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    Quote Originally Posted by G3fan View Post
    Not to argue, but I always understood artists got VERY little from the album sales and got the big bucks from tours. The record company gets the album money from what I always hear.
    its closer to pennies on the dollar i believe.

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    Hot sauce on everything Red's Avatar
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    12.06.17 @ 06:36 AM
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    Thanks for posting, Andrew. I've seen that before and it was every bit as fascinating this time.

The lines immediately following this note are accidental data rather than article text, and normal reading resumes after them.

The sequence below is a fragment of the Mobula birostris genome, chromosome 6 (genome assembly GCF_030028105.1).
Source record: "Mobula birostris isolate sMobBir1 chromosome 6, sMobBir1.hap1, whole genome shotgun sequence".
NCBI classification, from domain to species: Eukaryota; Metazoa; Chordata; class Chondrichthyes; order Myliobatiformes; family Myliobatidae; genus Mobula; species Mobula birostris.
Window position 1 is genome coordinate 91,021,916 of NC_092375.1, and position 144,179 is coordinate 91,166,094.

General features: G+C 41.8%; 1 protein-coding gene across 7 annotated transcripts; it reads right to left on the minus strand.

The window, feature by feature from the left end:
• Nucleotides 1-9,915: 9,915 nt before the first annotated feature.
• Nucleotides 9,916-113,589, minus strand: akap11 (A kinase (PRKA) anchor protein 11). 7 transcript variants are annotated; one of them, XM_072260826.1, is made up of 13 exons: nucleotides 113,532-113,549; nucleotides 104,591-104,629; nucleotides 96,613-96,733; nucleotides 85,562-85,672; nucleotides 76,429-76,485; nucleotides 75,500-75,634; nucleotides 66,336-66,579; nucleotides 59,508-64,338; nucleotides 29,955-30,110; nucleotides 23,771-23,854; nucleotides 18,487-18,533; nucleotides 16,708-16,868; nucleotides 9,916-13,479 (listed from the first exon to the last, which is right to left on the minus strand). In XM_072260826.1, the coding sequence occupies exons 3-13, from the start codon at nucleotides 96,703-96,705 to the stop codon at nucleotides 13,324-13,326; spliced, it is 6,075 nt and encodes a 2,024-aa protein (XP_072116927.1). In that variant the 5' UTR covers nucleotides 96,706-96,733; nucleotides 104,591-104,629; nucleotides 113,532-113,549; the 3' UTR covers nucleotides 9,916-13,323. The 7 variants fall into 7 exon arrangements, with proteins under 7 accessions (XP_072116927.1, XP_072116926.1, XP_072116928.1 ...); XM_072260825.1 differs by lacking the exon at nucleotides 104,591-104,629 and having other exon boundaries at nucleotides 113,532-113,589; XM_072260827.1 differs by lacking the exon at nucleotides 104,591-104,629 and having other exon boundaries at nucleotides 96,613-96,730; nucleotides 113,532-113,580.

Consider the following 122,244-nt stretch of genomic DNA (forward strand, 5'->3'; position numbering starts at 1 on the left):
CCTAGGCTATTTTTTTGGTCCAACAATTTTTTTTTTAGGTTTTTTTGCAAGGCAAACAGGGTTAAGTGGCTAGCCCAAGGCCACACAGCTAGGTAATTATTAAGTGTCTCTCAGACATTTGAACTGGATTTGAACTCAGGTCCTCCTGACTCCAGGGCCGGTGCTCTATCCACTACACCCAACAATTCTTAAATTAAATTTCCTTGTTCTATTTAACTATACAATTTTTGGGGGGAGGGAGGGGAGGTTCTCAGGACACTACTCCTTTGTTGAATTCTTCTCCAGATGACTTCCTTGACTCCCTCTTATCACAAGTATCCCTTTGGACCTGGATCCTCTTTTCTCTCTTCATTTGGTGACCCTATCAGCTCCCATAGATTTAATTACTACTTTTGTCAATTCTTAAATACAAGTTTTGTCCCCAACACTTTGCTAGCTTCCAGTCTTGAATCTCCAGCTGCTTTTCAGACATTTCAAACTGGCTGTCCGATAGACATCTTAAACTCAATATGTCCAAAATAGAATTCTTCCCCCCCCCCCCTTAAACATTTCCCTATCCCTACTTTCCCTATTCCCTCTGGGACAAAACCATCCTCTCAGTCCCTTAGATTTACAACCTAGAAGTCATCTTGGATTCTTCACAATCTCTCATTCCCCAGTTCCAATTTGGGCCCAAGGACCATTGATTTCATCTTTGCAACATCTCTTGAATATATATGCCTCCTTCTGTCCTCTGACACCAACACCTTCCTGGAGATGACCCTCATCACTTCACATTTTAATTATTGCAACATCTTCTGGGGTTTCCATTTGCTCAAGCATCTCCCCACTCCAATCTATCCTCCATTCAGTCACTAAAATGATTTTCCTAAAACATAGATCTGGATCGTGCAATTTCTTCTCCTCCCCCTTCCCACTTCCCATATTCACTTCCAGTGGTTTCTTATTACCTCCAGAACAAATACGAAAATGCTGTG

I know of a band who went through almost exactly that same scenario, only they rode in a large custom van, ate once a day, and lost a wad on a "mini-tour" of Australia. But hey, they met and fed a lot of cool DJs.

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    Quote Originally Posted by Lodewijk View Post

    Indeed, when Simmons appears in stores to hawk his perfumes, an average of 2,500 people show up, and his product sells between $35,000 and $50,000 at every stop, said Lori Zelenko, a representative for KISS Fragrances.
    Like a ray of angelic sunshine from heaven, the name of Gene's next solo "effort" just hit me: "Bullshit".


    When he "hawked" his way into a stop at Fort Bragg last year, he was greeted by a few hundred, and a few dozen made purchases, or so the story went at that time.....
    Last edited by Red; 01.22.07 at 11:25 AM.